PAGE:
History of the Lafayette Society
The Lafayette Society was founded by Ms. Martha Duell in 1981 as a 501(c) 3 nonprofit organization. Its mission is to honor the memory of the marquis de Lafayette and to promote awareness of his significant contributions to mankind and freedom through events, programs, and educational activities.
The marquis de Lafayette was a French nobleman who, at the age of 19, defied his king by sailing to America in 1777 to fight in the Revolutionary War against England. His bravery and leadership in the field, his loyalty to General George Washington, his generosity in spending most of his personal wealth on the American cause, and his success in persuading the French king to send soldiers and money were decisive factors in America’s victory. Lafayette’s brilliant command of the Virginia army enabled him to corner General Cornwallis at Yorktown and proved to be the turning point of the Revolutionary War.
In 1783, Campbellton and Cross Creek were merged and named Fayetteville, the very first United States city or town to be named in honor of Lafayette. It was the only name-sake city that Lafayette actually visited. On the 200th anniversary of the naming, the Lafayette Society dedicated the statue of Lafayette in Cross Creek Park. Led by Martha Duell, the Society raised all the funds from private donations.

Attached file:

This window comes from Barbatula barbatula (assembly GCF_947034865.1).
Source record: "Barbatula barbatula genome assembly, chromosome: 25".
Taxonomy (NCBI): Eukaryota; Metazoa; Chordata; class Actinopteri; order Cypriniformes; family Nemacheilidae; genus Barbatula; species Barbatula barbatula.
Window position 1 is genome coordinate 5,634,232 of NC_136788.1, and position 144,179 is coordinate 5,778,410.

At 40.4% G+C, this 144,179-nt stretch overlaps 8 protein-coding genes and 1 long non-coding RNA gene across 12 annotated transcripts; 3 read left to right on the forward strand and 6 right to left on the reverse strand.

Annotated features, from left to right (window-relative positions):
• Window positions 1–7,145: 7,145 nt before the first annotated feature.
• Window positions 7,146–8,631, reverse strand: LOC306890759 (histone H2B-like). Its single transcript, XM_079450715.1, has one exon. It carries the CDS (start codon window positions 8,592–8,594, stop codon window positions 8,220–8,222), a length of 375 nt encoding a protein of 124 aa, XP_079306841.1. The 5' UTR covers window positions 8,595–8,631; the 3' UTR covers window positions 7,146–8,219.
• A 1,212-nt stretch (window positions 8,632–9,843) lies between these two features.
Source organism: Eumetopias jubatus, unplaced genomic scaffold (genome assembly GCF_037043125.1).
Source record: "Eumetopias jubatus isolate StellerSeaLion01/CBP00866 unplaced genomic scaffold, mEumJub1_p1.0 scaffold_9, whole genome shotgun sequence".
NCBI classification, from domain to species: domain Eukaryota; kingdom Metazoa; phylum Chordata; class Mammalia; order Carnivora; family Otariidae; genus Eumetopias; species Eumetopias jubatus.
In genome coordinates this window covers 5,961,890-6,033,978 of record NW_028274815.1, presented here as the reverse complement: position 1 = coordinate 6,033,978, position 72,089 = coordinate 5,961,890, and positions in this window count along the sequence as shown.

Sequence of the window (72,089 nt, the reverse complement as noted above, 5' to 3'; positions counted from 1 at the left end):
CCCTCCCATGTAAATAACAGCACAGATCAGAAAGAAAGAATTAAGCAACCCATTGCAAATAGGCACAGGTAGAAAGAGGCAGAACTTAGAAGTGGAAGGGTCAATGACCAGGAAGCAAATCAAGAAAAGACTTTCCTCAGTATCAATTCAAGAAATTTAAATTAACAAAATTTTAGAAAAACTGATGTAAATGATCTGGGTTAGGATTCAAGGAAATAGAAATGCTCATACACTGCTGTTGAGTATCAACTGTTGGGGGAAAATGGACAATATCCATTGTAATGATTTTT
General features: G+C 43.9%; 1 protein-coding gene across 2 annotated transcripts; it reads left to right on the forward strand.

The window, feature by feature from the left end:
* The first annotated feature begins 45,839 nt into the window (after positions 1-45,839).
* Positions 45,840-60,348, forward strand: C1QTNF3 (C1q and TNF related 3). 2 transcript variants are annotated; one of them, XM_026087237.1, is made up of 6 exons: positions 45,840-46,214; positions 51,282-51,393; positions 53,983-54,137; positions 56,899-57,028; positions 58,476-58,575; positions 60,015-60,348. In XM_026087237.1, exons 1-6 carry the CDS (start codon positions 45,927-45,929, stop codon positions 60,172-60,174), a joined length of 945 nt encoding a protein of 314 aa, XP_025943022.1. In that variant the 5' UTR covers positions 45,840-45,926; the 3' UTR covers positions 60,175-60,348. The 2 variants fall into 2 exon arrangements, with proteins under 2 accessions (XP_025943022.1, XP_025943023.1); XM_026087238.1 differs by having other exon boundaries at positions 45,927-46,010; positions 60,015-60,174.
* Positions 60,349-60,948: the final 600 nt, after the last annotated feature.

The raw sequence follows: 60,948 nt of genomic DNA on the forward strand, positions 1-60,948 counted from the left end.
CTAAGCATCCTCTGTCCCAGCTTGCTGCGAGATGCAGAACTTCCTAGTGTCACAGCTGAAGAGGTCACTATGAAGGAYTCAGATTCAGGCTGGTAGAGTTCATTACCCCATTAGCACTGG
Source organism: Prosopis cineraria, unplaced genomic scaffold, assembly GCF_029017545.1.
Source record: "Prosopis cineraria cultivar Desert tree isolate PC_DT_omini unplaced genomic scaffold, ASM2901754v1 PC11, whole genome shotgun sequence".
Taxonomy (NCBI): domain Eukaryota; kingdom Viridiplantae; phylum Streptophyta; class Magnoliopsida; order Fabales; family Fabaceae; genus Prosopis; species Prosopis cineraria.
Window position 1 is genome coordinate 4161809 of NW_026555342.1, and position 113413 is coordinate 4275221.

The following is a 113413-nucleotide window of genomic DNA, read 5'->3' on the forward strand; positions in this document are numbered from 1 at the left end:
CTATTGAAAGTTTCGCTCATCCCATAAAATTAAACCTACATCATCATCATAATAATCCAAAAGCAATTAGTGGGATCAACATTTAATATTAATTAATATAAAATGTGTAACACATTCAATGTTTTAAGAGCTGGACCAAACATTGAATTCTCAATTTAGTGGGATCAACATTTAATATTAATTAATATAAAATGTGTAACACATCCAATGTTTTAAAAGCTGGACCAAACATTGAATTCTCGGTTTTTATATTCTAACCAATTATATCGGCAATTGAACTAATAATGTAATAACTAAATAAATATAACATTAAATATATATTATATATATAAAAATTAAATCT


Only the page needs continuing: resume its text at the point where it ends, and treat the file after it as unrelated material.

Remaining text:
The Lafayette Society has fulfilled its educational mission in various ways. It has funded scholarships for high school and college students, established the Lafayette Room in the Methodist University library, and sponsored lectures by Lafayette scholars. It also funded and commissioned the placement of bronze and granite historic markers for the Lafayette Trail, now one of twelve Cultural Heritage Trails of the Convention and Visitors Bureau.
The Lafayette Society coordinated Fayetteville’s celebration of Lafayette’s 250th birthday celebration in 2007. This city-wide event included numerous educational activities -- a Lafayette poster contest in the public schools, class visits by a Lafayette reenactor and by the french baroque dancers from Tryon Palace, and a showing of the restored version of 1776 to over 1000 Cumberland County school children at the Cameo Theatre. In addition, the Society created HERO OF TWO WORLDS, a Lafayette biography in comic book form now being used as a teaching aid in history classes in the public schools. The illustrations were done by graphic art students at Fayetteville State University as part of their course work.
The Lafayette Society continues its educational activities to this day with scholarships, an annual membership meeting open to the public that focuses on Lafayette’s story, and a city-wide celebration of Lafayette’s birthday each September.